“We cannot put the engine on the dyno without breaking the seal. And our problem is that we cannot fully understand the problem without breaking the seal. That's why we are doing all our best in not opening the engine without touching the FIA seal to try to understand the problem.”

shares
comments
Binotto: Sainz has to manage pressure of frontrunning F1 car
Previous article

Binotto: Sainz has to manage pressure of frontrunning F1 car

Next article

Ferrari's Russian F1 tester Shwartzman to drive under Israeli licence

Ferrari's Russian F1 tester Shwartzman to drive under Israeli licence
How F1 has tried to avoid repeating its 2014 engine rules mistakes Plus

How F1 has tried to avoid repeating its 2014 engine rules mistakes

With Formula 1’s future engine regulations now agreed, MARK GALLAGHER wonders if they will provide a more competitive field than past attempts actually managed

How its faltering first turbo car advanced a Williams-Honda glory era Plus

How its faltering first turbo car advanced a Williams-Honda glory era

STUART CODLING charts the development of the Williams FW09, the ugly duckling that heralded the start of the title-winning Williams-Honda partnership

Formula 1
Sep 25, 2022
The Moss-Ferrari farce that current F1 drivers are thankfully spared Plus

The Moss-Ferrari farce that current F1 drivers are thankfully spared

Recent moves within the driver market have reminded MAURICE HAMILTON of a time when contracts weren’t worth the paper they weren’t written on…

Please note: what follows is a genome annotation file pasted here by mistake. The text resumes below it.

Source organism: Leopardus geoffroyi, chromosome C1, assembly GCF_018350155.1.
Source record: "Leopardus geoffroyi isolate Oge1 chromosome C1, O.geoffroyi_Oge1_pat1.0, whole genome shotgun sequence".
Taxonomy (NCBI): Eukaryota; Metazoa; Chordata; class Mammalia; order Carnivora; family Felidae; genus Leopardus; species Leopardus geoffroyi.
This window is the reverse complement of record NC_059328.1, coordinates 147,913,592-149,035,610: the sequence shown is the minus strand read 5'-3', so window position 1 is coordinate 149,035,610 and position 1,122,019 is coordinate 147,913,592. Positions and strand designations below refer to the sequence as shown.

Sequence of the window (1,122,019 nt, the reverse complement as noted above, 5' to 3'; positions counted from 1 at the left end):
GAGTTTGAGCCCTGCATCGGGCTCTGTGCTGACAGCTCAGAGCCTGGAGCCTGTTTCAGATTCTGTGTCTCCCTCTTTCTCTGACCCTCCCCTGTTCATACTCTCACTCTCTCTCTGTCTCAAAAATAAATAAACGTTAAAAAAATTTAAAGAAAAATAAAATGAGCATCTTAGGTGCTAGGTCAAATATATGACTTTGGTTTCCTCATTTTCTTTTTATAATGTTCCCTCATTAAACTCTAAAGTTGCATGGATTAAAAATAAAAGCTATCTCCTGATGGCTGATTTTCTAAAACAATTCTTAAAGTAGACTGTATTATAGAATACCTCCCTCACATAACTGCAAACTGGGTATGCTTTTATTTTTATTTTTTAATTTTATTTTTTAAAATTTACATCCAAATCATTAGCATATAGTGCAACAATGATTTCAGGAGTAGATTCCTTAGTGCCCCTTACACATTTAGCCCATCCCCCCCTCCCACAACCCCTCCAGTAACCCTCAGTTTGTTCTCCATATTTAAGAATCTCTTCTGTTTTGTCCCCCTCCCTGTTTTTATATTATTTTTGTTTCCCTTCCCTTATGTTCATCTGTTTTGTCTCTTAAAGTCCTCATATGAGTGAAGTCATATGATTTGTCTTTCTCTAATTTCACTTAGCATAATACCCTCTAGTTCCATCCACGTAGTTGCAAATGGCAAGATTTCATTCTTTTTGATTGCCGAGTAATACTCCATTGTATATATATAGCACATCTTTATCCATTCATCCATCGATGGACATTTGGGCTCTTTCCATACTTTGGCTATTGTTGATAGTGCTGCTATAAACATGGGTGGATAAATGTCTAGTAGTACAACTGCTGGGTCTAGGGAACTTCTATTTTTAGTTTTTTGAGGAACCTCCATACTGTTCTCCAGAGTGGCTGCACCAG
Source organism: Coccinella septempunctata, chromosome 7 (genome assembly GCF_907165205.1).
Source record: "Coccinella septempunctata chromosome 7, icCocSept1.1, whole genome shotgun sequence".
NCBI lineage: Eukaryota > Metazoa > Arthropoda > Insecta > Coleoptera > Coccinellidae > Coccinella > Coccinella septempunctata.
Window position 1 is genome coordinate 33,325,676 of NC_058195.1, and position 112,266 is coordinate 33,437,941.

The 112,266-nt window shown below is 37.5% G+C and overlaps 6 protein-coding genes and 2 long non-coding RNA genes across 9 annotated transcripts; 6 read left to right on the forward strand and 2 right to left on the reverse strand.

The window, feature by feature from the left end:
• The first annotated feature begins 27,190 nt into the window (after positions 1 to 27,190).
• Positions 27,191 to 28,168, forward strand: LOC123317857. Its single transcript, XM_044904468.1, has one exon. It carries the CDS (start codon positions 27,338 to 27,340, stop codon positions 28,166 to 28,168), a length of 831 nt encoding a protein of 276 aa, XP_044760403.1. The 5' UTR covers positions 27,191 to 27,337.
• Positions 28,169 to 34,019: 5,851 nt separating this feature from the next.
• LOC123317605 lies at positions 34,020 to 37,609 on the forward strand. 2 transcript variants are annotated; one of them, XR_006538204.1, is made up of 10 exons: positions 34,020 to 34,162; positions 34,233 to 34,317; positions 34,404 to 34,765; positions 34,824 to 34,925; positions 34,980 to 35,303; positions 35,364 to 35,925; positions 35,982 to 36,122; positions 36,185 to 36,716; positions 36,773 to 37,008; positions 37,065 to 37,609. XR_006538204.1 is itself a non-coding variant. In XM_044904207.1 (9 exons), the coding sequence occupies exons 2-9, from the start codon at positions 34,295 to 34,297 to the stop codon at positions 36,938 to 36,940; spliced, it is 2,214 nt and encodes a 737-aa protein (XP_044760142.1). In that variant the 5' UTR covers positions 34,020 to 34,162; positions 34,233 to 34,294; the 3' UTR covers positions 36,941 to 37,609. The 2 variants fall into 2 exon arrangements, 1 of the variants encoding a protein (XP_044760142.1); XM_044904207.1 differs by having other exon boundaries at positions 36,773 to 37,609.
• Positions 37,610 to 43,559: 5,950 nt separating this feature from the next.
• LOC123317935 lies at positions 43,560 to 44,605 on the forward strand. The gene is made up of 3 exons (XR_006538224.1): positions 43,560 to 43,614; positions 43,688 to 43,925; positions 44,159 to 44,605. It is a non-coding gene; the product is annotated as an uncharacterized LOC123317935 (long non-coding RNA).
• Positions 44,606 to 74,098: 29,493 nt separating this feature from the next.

Formula 1
Sep 24, 2022
Audi’s innovative first assault on grand prix racing Plus

Audi’s innovative first assault on grand prix racing

It has been a long time coming but Audi’s arrival in Formula 1 is finally on the horizon for 2026. But it won’t be its first foray into grand prix racing, as the German manufacturer giant has a history both long and enthralling

Formula 1
Sep 23, 2022
The seven factors powering Verstappen's 2022 F1 domination Plus

The seven factors powering Verstappen's 2022 F1 domination

After a tooth and nail and, at times, toxic Formula 1 world championship scrap last year, Max Verstappen's march to a second consecutive title has been the exact opposite. But has he really changed in 2022? Here's a dive into what factors have played a crucial role, both inside the Verstappen camp and elsewhere, in the Dutch driver's domination

Formula 1
Sep 23, 2022
Why Hamilton is still the man to keep driving Mercedes forward Plus

Why Hamilton is still the man to keep driving Mercedes forward

Lewis Hamilton’s words in a recent Vanity Fair interview define both his world-view and his approach to this season: one of perpetual struggle against adversity. As GP RACING explains, that’s what Lewis feeds off – and why, far from being down and nearly out, he’s using his unique skillset to spearhead Mercedes’ revival…

Formula 1
Sep 22, 2022
The time lag of ideas that offers intrigue over F1's future fight Plus

The time lag of ideas that offers intrigue over F1's future fight

The pecking order in 2022's Formula 1 season may look pretty static as the season draws to a close, but the unique nature of the cost cap means that preparation for next season takes precedence. New developments are being pushed back to 2023 - which could mask the technical development war ongoing...

Formula 1
Sep 22, 2022
How one retro event could prove an alluring prospect for Formula 1 stars Plus

How one retro event could prove an alluring prospect for Formula 1 stars

While Formula 1 drivers taking part in retro events can prove costly, as Charles Leclerc discovered at the Monaco Historic Grand Prix, the Goodwood Revival could prove an interesting experiment for today's stars. As the event's own Tourist Trophy race proves it means serious business, a race for current F1 drivers feels as though it’s in line with where the event is currently at

Goodwood Revival
Sep 21, 2022